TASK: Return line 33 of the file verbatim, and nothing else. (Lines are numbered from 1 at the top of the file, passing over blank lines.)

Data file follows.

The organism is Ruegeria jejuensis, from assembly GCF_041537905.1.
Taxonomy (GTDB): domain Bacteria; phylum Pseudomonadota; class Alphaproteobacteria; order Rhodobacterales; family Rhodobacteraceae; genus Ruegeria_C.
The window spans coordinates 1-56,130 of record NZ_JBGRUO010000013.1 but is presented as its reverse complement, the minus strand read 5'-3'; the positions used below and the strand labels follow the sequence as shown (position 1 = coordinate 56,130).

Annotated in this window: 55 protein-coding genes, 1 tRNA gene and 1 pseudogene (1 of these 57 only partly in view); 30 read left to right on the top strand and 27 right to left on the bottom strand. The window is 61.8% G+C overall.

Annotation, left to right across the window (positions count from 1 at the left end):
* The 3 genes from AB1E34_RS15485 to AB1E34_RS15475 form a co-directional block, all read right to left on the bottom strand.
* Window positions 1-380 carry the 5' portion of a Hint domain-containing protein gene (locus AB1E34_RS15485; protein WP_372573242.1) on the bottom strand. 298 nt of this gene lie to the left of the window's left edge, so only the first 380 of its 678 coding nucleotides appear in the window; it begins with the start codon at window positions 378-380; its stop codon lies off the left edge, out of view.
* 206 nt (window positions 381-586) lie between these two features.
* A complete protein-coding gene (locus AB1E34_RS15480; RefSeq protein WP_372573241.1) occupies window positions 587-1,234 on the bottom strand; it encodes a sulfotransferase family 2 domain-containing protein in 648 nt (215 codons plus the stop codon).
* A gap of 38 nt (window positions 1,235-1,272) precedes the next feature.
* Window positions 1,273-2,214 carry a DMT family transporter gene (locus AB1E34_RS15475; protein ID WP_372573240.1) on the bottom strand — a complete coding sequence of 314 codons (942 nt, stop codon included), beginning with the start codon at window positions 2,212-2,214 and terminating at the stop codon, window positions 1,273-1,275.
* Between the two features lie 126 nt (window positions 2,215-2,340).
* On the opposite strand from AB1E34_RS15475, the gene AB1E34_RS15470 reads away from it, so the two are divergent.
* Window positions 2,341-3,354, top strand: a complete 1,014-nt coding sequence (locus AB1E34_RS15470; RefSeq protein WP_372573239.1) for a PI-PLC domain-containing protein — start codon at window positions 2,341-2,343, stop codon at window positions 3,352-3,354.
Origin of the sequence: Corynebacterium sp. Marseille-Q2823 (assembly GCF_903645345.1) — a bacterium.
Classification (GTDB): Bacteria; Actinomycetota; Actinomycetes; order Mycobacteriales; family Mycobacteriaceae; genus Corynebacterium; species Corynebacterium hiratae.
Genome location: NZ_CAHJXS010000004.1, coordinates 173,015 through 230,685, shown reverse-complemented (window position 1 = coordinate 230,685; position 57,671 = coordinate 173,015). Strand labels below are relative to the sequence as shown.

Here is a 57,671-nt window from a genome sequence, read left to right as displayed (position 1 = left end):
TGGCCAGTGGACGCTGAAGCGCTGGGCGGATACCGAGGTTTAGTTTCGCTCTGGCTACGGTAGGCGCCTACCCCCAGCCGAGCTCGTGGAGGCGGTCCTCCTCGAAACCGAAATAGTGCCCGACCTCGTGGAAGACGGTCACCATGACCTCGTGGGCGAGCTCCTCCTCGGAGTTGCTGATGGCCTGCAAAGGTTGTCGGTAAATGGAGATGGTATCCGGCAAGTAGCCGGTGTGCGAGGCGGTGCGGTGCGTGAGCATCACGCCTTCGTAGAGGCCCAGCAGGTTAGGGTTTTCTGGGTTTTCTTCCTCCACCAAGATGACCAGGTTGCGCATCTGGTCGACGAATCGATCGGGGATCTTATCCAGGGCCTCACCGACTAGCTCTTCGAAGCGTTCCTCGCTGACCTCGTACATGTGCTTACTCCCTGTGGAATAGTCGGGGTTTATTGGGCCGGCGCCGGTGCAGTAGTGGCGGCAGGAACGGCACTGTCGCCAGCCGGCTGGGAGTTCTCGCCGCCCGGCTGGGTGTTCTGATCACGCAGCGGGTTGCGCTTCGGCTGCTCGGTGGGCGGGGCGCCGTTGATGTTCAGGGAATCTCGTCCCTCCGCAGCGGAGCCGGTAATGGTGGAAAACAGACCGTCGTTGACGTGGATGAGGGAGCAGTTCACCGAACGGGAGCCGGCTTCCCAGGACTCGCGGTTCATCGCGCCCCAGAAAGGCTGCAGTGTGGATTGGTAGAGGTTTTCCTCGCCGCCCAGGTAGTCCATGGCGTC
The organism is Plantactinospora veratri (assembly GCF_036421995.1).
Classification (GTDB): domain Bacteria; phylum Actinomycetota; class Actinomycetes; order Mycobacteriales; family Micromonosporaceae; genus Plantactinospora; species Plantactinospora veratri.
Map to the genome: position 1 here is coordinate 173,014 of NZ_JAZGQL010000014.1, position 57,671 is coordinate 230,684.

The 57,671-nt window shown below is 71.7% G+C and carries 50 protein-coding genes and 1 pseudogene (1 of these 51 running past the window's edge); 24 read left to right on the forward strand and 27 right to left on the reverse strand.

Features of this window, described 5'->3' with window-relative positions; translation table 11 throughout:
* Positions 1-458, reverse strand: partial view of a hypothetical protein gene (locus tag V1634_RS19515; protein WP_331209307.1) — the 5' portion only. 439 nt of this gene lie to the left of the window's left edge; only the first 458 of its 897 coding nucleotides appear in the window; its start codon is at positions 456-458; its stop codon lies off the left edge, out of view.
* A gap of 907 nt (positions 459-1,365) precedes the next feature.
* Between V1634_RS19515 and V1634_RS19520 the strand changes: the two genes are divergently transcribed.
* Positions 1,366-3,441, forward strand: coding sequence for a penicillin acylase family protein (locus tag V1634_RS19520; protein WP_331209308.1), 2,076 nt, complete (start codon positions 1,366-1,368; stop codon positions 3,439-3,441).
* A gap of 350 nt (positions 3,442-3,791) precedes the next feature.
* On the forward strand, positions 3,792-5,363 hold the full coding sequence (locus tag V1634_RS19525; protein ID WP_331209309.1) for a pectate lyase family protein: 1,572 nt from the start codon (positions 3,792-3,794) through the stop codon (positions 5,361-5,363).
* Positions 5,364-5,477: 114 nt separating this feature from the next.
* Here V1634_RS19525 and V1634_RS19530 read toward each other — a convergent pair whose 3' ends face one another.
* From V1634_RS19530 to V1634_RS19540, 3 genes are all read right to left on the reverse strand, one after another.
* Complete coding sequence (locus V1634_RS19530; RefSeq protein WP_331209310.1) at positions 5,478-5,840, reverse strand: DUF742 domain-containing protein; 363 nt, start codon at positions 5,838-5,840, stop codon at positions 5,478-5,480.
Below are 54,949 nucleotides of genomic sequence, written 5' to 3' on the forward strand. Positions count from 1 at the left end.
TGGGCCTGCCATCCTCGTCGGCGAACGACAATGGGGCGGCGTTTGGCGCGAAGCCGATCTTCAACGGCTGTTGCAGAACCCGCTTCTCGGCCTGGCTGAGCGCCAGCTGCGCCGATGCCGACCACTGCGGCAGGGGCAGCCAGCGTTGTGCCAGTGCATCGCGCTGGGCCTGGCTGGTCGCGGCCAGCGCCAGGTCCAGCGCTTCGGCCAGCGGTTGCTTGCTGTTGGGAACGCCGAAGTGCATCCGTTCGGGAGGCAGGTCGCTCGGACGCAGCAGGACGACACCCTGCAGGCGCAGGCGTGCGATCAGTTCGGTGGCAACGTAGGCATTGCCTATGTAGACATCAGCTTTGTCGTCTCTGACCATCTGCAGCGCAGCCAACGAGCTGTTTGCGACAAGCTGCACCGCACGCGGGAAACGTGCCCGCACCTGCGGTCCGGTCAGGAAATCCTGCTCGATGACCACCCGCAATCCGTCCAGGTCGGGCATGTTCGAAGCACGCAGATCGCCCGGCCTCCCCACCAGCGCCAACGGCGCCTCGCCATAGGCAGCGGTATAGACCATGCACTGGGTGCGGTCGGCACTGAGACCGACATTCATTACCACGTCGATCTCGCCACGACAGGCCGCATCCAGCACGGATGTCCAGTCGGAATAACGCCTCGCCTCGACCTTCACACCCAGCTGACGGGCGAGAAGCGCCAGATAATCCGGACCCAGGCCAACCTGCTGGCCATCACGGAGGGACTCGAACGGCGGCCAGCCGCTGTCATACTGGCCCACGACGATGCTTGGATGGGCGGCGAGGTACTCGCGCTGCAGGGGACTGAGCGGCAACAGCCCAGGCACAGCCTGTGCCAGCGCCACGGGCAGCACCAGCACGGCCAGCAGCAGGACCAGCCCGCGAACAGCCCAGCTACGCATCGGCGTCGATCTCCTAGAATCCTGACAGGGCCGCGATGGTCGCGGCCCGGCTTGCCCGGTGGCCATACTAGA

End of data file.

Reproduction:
* From V1634_RS19530 to V1634_RS19540, 3 genes are all read right to left on the reverse strand, one after another.